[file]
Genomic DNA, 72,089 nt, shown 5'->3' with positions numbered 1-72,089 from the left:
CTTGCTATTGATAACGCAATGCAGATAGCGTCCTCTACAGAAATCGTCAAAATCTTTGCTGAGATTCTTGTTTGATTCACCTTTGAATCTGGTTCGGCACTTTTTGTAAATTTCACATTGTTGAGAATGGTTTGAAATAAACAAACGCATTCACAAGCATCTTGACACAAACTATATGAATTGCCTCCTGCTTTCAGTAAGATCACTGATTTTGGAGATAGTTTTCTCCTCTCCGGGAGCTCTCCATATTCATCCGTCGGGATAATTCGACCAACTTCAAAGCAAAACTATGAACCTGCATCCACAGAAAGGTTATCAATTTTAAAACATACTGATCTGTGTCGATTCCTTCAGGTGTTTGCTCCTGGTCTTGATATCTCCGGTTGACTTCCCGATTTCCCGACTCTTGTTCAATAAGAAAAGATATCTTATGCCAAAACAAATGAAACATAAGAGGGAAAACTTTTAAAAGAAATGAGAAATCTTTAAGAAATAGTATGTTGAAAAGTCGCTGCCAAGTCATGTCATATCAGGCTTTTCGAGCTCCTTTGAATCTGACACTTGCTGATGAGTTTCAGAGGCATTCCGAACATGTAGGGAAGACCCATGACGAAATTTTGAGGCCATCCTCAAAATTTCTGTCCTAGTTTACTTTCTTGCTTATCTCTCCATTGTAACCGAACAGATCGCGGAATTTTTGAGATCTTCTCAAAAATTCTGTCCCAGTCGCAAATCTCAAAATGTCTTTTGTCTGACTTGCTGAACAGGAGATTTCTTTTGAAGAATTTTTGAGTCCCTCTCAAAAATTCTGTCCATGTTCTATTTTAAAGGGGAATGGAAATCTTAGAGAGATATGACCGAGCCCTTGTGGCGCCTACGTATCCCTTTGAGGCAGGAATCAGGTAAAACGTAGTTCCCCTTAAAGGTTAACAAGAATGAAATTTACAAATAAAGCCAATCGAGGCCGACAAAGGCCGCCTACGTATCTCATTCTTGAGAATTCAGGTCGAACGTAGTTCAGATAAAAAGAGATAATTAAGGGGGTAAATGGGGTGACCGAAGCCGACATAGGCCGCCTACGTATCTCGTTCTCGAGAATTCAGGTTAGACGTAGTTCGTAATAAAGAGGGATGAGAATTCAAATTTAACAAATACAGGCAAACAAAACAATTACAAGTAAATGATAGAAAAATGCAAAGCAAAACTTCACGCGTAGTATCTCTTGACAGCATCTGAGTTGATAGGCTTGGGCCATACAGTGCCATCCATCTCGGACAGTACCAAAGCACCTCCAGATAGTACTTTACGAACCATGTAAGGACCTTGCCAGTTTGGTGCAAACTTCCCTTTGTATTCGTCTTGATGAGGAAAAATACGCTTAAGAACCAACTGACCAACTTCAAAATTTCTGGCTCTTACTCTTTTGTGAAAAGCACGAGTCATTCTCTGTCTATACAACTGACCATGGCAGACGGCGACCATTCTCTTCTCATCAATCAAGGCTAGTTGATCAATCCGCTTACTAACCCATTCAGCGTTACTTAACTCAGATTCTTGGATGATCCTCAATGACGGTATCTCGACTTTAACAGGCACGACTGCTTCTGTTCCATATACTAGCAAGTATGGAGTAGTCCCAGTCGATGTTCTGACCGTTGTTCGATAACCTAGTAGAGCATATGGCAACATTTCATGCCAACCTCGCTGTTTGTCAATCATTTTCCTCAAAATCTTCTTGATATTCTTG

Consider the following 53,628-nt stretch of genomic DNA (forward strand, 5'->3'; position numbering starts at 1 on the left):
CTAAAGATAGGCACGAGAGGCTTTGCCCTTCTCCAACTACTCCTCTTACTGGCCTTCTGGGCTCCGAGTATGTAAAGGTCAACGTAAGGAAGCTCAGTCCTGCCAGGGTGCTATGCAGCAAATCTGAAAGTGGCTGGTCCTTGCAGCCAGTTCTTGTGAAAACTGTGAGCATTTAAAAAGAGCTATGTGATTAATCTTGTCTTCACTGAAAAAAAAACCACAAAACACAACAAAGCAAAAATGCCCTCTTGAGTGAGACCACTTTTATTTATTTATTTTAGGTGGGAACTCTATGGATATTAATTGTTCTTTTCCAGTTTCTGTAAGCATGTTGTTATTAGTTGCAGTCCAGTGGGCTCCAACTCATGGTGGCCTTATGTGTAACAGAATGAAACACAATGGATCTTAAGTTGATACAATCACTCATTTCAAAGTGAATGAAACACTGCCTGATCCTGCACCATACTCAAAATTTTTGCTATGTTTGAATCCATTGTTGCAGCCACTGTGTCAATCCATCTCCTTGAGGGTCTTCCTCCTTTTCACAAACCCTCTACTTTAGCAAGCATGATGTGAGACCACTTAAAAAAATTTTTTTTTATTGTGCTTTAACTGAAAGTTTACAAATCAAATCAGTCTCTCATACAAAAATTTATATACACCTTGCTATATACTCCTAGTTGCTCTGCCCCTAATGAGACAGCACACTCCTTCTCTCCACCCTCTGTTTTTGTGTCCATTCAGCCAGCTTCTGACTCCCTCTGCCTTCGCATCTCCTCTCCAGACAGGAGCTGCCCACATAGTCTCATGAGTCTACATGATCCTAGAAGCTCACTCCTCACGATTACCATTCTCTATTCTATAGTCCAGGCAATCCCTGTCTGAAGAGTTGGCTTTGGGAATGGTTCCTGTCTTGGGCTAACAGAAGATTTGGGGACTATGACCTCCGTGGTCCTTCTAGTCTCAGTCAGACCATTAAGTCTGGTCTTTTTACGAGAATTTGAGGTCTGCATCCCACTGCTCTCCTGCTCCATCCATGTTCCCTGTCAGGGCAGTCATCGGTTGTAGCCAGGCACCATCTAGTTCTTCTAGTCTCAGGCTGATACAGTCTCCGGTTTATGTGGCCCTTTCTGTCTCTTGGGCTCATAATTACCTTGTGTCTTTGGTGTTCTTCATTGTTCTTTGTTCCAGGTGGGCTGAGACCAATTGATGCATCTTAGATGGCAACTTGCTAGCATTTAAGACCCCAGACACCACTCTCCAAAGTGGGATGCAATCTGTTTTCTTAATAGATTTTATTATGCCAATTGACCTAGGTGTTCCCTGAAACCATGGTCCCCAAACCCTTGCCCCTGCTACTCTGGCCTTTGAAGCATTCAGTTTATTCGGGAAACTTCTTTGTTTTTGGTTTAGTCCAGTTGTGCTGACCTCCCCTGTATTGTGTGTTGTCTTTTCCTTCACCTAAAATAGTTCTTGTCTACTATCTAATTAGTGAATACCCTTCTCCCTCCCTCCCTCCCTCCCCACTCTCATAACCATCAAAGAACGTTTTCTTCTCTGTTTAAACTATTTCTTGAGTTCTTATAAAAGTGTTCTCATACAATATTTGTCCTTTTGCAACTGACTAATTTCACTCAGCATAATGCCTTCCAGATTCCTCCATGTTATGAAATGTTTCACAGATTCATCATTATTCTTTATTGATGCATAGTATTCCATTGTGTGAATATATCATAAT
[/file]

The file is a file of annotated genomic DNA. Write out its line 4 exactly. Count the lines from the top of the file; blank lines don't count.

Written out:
CTAAAGATAGGCACGAGAGGCTTTGCCCTTCTCCAACTACTCCTCTTACTGGCCTTCTGGGCTCCGAGTATGTAAAGGTCAACGTAAGGAAGCTCAGTCCTGCCAGGGTGCTATGCAGCAAATCTGAAAGTGGCTGGTCCTTGCAGCCAGTTCTTGTGAAAACTGTGAGCATTTAAAAAGAGCTATGTGATTAATCTTGTCTTCACTGAAAAAAAAACCACAAAACACAACAAAGCAAAAATGCCCTCTTGAGTGAGACCACTTTTATTTATTTATTTTAGGTGGGAACTCTATGGATATTAATTGTTCTTTTCCAGTTTCTGTAAGCATGTTGTTATTAGTTGCAGTCCAGTGGGCTCCAACTCATGGTGGCCTTATGTGTAACAGAATGAAACACAATGGATCTTAAGTTGATACAATCACTCATTTCAAAGTGAATGAAACACTGCCTGATCCTGCACCATACTCAAAATTTTTGCTATGTTTGAATCCATTGTTGCAGCCACTGTGTCAATCCATCTCCTTGAGGGTCTTCCTCCTTTTCACAAACCCTCTACTTTAGCAAGCATGATGTGAGACCACTTAAAAAAATTTTTTTTTATTGTGCTTTAACTGAAAGTTTACAAATCAAATCAGTCTCTCATACAAAAATTTATATACACCTTGCTATATACTCCTAGTTGCTCTGCCCCTAATGAGACAGCACACTCCTTCTCTCCACCCTCTGTTTTTGTGTCCATTCAGCCAGCTTCTGACTCCCTCTGCCTTCGCATCTCCTCTCCAGACAGGAGCTGCCCACATAGTCTCATGAGTCTACATGATCCTAGAAGCTCACTCCTCACGATTACCATTCTCTATTCTATAGTCCAGGCAATCCCTGTCTGAAGAGTTGGCTTTGGGAATGGTTCCTGTCTTGGGCTAACAGAAGATTTGGGGACTATGACCTCCGTGGTCCTTCTAGTCTCAGTCAGACCATTAAGTCTGGTCTTTTTACGAGAATTTGAGGTCTGCATCCCACTGCTCTCCTGCTCCATCCATGTTCCCTGTCAGGGCAGTCATCGGTTGTAGCCAGGCACCATCTAGTTCTTCTAGTCTCAGGCTGATACAGTCTCCGGTTTATGTGGCCCTTTCTGTCTCTTGGGCTCATAATTACCTTGTGTCTTTGGTGTTCTTCATTGTTCTTTGTTCCAGGTGGGCTGAGACCAATTGATGCATCTTAGATGGCAACTTGCTAGCATTTAAGACCCCAGACACCACTCTCCAAAGTGGGATGCAATCTGTTTTCTTAATAGATTTTATTATGCCAATTGACCTAGGTGTTCCCTGAAACCATGGTCCCCAAACCCTTGCCCCTGCTACTCTGGCCTTTGAAGCATTCAGTTTATTCGGGAAACTTCTTTGTTTTTGGTTTAGTCCAGTTGTGCTGACCTCCCCTGTATTGTGTGTTGTCTTTTCCTTCACCTAAAATAGTTCTTGTCTACTATCTAATTAGTGAATACCCTTCTCCCTCCCTCCCTCCCTCCCCACTCTCATAACCATCAAAGAACGTTTTCTTCTCTGTTTAAACTATTTCTTGAGTTCTTATAAAAGTGTTCTCATACAATATTTGTCCTTTTGCAACTGACTAATTTCACTCAGCATAATGCCTTCCAGATTCCTCCATGTTATGAAATGTTTCACAGATTCATCATTATTCTTTATTGATGCATAGTATTCCATTGTGTGAATATATCATAAT